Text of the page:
Friday, June 14, 2013
Restaurant review: DaLat’s pho-losophy centers on harmonic eats and stellar drinks
And, a "that's what she said" joke.
EAST DALLAS The playful phrase painted on the side of Khanh Nguyen’s restaurant still makes him smile. His black bracelet, too – a promotional adornment in the style that a particular bicyclist once made popular – sports the same word. If you don’t properly pronounce the name of the Vietnamese dish in the phrase, it won’t make much sense.
Eat. Drink. Phở.
“If you say foe, it kind of takes away the best part,” Nguyen expounds with a grin. “It sounds like a dirty word if you say it right!”
To assume that DaLat is a typical Vietnamese spot would be to underestimate the personality and whimsy Nguyen infuses into his restaurant. Open for just more than a year now, DaLat is the combination of Nguyen’s two loves – “Pho and a bar,” he says – where each is treated with equal esteem, if not equal approaches. Nguyen, who originally hails from the Vietnamese region that shares the name of his restaurant and has for the past 10 years lived in the Fitzhugh area, noticed the need for a late-hours spot where people could still find a meal that was as carefully prepared at 1 a.m. as it would have been seven hours earlier. It’s Vietnamese food, to be sure, but in many cases it breaks the mold; unafraid to push the boundaries and stray from the expected, Nguyen brings a style to Vietnamese fare that may have the traditionalist up in arms while those less stringent likely delight in the change of pace and setting.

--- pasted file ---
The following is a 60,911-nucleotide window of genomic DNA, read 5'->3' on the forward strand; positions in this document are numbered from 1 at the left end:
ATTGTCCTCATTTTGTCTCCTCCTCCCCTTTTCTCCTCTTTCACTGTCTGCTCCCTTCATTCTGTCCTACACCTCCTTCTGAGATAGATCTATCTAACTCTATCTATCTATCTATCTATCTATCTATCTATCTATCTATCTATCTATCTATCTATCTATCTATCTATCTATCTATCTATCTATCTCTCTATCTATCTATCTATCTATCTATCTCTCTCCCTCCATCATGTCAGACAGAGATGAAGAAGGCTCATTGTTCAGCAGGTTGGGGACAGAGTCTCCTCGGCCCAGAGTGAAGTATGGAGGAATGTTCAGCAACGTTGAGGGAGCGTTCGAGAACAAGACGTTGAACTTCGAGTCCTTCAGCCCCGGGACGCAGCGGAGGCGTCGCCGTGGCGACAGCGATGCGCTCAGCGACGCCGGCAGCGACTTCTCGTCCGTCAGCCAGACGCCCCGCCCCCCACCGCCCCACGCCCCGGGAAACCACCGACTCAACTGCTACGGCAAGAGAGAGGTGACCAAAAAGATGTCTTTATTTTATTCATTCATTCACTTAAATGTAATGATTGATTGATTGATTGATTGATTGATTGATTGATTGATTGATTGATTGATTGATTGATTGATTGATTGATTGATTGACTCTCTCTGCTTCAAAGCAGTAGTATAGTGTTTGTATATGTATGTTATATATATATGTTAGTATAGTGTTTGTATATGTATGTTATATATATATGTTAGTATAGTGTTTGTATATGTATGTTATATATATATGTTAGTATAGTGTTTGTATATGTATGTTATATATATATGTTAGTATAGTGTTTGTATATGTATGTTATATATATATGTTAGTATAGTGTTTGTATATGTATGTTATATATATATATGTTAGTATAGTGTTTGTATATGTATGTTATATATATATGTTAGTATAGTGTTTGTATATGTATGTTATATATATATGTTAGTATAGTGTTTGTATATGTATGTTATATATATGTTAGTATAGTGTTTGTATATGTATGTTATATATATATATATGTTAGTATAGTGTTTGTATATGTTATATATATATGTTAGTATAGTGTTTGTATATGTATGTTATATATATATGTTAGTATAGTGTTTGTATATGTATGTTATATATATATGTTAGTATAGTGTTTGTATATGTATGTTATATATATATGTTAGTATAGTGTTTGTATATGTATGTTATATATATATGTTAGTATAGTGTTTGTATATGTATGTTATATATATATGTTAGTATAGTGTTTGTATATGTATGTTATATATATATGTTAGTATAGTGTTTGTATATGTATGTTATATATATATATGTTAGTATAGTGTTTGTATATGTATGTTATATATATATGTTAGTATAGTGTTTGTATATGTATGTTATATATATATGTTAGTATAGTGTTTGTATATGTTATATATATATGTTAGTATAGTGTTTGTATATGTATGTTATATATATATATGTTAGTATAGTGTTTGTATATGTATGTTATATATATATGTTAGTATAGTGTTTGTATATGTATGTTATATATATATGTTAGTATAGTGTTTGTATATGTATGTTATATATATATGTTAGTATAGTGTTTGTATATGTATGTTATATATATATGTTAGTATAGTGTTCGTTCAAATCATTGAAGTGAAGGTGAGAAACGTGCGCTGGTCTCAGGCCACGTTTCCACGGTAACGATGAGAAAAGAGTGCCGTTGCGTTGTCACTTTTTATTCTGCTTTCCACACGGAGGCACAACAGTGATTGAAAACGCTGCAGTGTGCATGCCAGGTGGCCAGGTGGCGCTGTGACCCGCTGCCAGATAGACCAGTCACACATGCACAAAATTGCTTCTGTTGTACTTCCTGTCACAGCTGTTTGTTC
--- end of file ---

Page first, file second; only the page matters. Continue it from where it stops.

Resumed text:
“I love Vietnamese food, so I try to anchor all the dishes with Vietnamese flavor. But I have a dish that’s a Vietnamese cabbage salad – we just fine chop vermicelli, cabbage, cilantro, tofu, and put a vegetarian tofu sauce on it,” he says, before dropping the bombshell. “It’s super fresh, and since it’s vegetarian we put an imitation fish sauce on it. And then we put it on top of Nacho Cheese Doritos. It’s evolutionary.” They call it Doritoviche, an homage to ceviche, whose flavor profile, Ngyuen says, is inexplicably similar to the dish of his own making.